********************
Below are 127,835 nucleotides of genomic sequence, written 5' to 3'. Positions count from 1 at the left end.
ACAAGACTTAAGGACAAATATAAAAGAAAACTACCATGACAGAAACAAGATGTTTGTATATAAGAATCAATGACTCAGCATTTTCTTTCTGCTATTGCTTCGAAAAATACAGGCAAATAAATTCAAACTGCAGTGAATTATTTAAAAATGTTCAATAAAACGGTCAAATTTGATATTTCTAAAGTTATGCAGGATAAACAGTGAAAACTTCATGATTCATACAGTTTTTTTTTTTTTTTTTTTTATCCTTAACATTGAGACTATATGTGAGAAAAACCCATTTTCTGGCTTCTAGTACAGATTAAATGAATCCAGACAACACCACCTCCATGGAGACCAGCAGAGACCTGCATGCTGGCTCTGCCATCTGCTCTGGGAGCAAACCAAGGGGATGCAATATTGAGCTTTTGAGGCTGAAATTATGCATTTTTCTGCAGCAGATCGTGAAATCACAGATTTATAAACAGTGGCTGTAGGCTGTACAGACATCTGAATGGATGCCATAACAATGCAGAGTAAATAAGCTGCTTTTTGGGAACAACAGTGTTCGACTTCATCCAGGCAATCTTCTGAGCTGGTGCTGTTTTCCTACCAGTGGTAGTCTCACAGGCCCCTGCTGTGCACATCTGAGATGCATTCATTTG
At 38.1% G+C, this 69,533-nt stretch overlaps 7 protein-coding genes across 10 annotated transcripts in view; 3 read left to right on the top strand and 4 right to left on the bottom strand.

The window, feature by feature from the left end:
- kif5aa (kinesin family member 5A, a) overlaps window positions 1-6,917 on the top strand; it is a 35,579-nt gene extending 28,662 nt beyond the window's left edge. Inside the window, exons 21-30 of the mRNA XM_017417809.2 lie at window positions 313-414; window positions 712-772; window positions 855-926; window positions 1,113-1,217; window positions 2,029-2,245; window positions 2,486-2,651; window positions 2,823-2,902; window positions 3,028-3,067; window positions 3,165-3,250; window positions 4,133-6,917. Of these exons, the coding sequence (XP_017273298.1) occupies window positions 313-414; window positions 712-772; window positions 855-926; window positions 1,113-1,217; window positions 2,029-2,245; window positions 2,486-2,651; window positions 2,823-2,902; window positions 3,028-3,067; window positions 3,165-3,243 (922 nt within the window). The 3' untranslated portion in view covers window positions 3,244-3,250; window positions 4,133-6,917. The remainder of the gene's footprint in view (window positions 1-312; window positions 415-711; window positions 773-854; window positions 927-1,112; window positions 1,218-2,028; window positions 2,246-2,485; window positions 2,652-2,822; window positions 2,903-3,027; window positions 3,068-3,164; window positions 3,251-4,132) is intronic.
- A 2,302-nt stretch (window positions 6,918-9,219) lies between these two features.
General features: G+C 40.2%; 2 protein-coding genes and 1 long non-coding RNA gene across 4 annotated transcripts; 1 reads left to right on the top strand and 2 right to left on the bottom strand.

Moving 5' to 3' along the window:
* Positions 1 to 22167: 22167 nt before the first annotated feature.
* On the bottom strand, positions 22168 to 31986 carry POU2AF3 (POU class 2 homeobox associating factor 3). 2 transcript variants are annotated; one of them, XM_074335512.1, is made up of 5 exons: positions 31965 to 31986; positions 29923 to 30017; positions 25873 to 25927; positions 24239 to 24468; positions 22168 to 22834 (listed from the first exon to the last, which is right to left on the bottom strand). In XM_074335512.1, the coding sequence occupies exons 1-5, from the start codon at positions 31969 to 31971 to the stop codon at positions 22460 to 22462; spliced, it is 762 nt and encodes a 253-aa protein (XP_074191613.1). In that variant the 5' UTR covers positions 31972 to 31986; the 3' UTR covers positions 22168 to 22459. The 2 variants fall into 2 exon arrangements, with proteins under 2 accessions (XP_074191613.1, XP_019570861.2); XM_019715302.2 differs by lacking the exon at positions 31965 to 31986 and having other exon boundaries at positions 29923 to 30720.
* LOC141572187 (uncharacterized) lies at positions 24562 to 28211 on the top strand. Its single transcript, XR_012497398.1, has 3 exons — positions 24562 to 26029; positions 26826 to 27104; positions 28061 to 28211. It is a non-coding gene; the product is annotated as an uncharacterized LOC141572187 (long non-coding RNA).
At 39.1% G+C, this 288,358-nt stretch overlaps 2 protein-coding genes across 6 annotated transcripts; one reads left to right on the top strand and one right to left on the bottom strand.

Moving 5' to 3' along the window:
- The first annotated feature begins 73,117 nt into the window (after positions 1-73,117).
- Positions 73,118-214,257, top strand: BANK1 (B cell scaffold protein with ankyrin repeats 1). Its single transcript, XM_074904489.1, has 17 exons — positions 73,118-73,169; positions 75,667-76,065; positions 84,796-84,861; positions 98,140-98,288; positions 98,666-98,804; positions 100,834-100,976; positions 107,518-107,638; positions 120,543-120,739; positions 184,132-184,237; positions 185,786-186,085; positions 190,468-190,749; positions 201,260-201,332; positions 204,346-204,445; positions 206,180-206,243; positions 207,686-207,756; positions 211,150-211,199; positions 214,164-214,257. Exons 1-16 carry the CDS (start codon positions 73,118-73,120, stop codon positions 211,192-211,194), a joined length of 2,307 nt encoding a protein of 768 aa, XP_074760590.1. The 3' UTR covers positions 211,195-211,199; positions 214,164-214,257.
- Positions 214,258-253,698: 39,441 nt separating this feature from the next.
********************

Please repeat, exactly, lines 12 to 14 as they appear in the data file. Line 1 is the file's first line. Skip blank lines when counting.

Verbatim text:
At 39.1% G+C, this 288,358-nt stretch overlaps 2 protein-coding genes across 6 annotated transcripts; one reads left to right on the top strand and one right to left on the bottom strand.

Moving 5' to 3' along the window:
- The first annotated feature begins 73,117 nt into the window (after positions 1-73,117).